Mancini lived in apartment 1B, while the cops’ intended target — a felon with a long history of drug and firearms crimes — lived in apartment 1A in a different building in the same complex, according to the opinion and other court documents filed as part of her 2012 civil case.
In contrast to the way Mancini was treated, the police officers executing the raid later knocked on the suspected drug dealer’s door and then allowed him “to sit on his living room couch” without being placed in handcuffs while they awaited a warrant to search his apartment, according to the opinion.
The opinion notes that Officer Kenneth Smith, who was in charge of the raid, relied on a tip from a confidential informant (CI) who had been in the suspect’s apartment a month earlier “and had seen a sufficient quantity of drugs to indicate” he was selling drugs.
“The CI pointed to Mancini’s unit and identified it as the location where she had seen the drugs,” the opinion says. Smith then obtained a warrant for Mancini’s apartment.
“Smith subsequently admitted that, although he usually would have placed a suspected drug dealer’s apartment under surveillance and performed a ‘controlled buy’ prior to seeking a search warrant, he did not employ those procedures in this instance,” the opinion says.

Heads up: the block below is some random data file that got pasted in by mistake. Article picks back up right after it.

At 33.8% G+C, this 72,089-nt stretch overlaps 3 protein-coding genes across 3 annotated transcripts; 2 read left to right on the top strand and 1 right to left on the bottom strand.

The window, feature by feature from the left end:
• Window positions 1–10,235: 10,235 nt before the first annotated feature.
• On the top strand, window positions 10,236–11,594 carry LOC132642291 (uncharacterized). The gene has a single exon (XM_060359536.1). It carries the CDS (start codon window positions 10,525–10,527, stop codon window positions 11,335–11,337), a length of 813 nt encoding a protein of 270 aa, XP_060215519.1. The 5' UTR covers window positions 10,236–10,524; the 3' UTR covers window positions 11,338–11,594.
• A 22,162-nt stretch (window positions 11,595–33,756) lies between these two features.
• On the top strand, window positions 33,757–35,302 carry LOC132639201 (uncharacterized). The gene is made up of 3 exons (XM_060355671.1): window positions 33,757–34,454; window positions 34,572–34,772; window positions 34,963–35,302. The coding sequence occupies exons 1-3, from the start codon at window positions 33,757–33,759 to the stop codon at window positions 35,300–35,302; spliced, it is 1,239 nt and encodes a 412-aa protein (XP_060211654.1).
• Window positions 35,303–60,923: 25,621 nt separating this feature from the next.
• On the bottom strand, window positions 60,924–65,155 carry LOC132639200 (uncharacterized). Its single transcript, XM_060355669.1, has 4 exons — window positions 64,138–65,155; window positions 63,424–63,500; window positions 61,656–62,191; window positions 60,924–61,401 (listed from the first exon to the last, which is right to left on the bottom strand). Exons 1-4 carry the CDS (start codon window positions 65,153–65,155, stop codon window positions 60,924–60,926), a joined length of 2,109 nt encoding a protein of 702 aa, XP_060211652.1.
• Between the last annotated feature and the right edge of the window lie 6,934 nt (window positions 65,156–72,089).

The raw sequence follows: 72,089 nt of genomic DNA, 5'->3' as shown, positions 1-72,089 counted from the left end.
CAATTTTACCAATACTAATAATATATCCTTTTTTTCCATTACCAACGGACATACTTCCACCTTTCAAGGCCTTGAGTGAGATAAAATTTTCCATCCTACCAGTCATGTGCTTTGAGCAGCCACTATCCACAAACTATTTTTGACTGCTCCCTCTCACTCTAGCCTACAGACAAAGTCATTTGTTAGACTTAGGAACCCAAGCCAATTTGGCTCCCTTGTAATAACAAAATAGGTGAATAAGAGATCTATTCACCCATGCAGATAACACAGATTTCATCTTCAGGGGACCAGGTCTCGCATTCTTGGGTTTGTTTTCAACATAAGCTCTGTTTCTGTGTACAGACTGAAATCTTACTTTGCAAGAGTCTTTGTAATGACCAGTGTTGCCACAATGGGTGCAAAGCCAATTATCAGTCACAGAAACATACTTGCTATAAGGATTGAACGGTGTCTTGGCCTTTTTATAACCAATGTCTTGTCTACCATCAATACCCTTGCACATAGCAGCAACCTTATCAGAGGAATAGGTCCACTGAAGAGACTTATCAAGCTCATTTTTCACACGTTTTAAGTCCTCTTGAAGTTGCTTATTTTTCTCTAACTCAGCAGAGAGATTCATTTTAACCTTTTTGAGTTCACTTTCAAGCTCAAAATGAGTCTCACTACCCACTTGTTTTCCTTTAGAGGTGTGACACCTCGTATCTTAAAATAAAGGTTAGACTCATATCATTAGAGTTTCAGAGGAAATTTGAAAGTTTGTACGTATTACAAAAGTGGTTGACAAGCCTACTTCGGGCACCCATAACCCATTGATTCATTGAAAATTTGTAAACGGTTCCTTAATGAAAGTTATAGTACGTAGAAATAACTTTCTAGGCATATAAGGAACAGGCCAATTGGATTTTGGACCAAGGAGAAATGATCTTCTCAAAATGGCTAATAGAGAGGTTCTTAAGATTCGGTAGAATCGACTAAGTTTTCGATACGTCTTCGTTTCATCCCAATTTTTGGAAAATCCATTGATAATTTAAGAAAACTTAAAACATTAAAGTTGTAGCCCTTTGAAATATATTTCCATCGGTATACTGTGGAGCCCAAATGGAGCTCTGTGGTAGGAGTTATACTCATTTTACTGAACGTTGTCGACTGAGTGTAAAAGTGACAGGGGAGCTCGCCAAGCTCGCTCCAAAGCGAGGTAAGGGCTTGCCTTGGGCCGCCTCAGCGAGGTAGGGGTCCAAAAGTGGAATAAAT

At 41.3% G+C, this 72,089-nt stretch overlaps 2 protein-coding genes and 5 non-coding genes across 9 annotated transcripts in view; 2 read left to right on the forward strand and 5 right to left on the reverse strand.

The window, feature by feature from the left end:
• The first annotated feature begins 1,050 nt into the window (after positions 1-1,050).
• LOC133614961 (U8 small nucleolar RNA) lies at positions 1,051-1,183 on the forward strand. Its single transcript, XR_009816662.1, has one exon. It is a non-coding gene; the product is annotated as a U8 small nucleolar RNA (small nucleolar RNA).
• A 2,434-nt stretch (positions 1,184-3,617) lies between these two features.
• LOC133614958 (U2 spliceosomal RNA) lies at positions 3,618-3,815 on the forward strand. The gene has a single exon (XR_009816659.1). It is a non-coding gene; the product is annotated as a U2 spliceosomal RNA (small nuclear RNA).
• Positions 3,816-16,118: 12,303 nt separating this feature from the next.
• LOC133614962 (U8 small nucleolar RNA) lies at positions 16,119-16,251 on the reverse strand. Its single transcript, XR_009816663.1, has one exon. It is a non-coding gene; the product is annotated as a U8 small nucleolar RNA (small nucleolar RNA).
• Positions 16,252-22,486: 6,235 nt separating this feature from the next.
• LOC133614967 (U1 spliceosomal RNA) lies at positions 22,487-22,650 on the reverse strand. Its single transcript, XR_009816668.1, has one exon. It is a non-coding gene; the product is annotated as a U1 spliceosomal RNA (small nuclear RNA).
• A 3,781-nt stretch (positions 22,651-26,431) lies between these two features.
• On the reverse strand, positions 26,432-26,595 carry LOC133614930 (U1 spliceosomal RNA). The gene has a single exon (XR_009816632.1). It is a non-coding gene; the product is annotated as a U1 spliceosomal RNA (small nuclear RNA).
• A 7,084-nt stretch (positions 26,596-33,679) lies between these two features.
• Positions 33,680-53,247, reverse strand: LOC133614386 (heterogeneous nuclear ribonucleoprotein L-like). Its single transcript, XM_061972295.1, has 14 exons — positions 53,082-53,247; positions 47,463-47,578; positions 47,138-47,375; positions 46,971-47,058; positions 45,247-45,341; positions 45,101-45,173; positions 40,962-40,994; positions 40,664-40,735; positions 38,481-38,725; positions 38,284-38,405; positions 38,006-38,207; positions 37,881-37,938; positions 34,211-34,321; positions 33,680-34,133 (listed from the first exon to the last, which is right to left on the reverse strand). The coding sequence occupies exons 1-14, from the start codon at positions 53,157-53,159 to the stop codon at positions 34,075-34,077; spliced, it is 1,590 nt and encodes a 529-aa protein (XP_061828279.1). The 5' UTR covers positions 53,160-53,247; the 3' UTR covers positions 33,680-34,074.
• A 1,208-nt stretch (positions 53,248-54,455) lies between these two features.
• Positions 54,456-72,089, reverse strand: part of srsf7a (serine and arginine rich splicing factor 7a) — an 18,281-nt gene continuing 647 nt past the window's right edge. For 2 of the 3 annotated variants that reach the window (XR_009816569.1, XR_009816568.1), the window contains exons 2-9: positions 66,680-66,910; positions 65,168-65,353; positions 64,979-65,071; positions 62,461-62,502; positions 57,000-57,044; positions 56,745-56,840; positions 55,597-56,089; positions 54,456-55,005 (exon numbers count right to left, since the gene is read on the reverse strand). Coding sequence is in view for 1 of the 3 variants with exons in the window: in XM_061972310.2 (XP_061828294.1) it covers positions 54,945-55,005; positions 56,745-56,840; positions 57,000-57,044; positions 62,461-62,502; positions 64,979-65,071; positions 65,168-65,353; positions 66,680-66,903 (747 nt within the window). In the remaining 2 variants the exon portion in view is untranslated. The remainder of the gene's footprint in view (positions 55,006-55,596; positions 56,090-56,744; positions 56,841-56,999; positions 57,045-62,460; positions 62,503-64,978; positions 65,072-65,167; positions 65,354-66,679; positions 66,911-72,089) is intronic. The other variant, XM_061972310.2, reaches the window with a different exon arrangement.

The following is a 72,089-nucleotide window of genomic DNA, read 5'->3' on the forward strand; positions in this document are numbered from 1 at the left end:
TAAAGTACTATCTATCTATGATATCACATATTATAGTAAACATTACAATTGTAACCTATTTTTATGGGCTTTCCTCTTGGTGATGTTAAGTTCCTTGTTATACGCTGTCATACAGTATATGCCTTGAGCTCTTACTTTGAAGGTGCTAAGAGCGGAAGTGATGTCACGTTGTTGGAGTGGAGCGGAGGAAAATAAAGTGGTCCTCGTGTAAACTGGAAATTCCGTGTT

In a deposition Smith gave in August 2013 as part of the civil suit, he said he didn’t do surveillance or set up a controlled buy at the man’s apartment before the raid because if he had done so, King County prosecutors would have wanted a full packet of information on his informant and more details about the investigation.
Prosecutors in Pierce County did not require the same amount of information, Smith said during his deposition.
The police-incident report Smith wrote after the raid described how police entered Mancini’s apartment after making a “knock and announce.”
“Mancini’s apartment was not searched and she was immediately released,” the incident report says.
The Court of Appeals opinion describes events very differently:
Then 63, Mancini was a nurse who worked the graveyard shift. Around 9:30 a.m., she was awakened by the sound of her door being busted in.
She encountered numerous officers, dressed in SWAT gear with their weapons drawn, in her hallway.
The officers shouted at her to get down and “pushed Mancini, who stands approximately five feet tall, face down onto the floor,” the opinion says.
Placed in handcuffs, Mancini was forcibly led outside, where she stood on the breezeway “wearing only a nightgown for approximately 30 minutes.”
Though the suspected drug dealer lived in Federal Way, which is in King County, Tacoma police organized the raid because it was Smith who received the tip from his confidential informant.
During the search of Mancini’s apartment, officers removed clothing from hangers in the closet, moved a bed, disturbed a number of religious icons belonging to her deceased mother, rifled through kitchen cabinets and searched her fireplace, the opinion says.
According to the police-incident report, a Pierce County judge later signed a warrant for the suspected drug dealer’s apartment, where Smith said officers found a stolen handgun, a sawed-off shotgun, meth, marijuana and marijuana plants.
It does not appear criminal charges were ever filed against the man in connection with the raid by the Tacoma SWAT team, court records show.